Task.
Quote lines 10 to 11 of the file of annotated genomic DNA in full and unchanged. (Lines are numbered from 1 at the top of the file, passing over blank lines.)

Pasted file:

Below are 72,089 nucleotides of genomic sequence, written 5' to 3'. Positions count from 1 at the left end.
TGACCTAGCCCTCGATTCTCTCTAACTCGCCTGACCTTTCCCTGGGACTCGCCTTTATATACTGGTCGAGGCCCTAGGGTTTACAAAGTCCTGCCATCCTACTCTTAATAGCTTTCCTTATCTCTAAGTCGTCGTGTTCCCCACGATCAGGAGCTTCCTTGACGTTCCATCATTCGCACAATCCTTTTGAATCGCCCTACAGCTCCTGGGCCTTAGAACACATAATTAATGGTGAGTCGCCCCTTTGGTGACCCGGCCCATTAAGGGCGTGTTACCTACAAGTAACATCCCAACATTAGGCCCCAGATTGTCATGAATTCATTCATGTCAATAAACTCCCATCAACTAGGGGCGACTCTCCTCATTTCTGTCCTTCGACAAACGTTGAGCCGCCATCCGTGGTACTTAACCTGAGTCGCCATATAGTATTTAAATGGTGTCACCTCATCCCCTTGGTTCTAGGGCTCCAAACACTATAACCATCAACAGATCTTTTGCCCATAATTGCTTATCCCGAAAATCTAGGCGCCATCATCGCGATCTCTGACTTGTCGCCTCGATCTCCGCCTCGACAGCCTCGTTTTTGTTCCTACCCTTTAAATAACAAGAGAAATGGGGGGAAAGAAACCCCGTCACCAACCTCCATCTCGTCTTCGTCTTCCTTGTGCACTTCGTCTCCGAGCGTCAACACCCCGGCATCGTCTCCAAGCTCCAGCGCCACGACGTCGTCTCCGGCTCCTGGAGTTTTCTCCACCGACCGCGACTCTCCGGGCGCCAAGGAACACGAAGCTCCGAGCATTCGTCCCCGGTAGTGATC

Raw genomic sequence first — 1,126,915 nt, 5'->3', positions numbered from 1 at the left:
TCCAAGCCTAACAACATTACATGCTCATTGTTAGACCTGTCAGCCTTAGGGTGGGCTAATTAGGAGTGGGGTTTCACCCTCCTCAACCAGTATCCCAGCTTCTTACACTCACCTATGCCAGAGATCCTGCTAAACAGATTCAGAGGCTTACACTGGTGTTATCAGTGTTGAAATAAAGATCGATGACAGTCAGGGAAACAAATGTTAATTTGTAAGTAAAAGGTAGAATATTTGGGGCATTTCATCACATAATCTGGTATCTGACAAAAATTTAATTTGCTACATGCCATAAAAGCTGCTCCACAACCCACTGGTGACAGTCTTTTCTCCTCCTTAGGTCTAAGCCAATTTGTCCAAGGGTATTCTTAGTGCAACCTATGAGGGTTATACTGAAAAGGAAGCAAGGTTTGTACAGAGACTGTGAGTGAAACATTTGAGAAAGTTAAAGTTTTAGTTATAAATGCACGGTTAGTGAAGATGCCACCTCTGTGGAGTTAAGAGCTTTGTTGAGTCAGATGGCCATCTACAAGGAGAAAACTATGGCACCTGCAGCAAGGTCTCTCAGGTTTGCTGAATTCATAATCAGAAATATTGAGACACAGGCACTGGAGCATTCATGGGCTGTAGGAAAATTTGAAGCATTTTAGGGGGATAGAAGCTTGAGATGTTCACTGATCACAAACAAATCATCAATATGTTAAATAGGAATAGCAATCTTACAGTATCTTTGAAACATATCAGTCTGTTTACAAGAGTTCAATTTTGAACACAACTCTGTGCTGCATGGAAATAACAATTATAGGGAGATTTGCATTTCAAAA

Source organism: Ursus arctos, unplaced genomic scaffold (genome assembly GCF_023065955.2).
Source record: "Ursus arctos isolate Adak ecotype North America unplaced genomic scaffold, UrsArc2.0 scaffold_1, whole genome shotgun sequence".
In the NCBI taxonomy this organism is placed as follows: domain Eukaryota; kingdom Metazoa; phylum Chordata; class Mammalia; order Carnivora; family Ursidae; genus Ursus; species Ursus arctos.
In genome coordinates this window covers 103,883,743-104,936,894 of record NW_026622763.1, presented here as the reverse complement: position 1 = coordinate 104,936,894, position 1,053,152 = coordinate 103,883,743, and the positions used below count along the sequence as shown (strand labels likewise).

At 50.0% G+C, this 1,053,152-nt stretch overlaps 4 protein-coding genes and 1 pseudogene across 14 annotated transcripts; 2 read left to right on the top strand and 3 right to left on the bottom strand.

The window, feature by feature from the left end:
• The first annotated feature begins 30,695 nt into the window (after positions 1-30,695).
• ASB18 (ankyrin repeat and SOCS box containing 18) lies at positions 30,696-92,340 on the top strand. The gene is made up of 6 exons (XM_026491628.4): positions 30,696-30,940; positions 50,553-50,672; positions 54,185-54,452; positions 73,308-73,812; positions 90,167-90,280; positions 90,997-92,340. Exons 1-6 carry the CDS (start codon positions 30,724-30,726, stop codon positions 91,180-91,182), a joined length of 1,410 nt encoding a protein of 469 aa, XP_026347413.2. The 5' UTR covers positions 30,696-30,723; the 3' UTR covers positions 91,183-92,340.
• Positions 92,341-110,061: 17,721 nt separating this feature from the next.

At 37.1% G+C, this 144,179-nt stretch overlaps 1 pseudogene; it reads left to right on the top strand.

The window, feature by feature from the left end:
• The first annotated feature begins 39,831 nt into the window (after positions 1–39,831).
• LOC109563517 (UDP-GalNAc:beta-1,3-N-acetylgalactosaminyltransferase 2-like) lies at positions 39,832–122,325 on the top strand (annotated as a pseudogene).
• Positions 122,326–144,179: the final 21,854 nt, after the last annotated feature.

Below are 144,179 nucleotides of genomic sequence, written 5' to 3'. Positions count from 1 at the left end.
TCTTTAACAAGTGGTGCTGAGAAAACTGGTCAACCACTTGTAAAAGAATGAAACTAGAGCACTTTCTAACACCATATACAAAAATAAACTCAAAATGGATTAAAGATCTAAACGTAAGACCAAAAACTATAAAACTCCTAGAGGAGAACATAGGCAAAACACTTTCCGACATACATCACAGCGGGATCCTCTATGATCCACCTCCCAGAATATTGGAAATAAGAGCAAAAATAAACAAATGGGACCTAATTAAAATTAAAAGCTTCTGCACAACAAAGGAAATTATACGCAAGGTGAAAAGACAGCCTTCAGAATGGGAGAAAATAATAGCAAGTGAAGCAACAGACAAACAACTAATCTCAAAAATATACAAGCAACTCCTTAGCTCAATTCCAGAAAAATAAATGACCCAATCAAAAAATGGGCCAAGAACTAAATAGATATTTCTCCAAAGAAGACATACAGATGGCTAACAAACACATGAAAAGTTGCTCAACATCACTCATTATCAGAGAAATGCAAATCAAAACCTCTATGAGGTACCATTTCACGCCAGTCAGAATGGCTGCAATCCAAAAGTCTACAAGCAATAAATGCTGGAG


The window, feature by feature from the left end:
• The first annotated feature begins 30,695 nt into the window (after positions 1-30,695).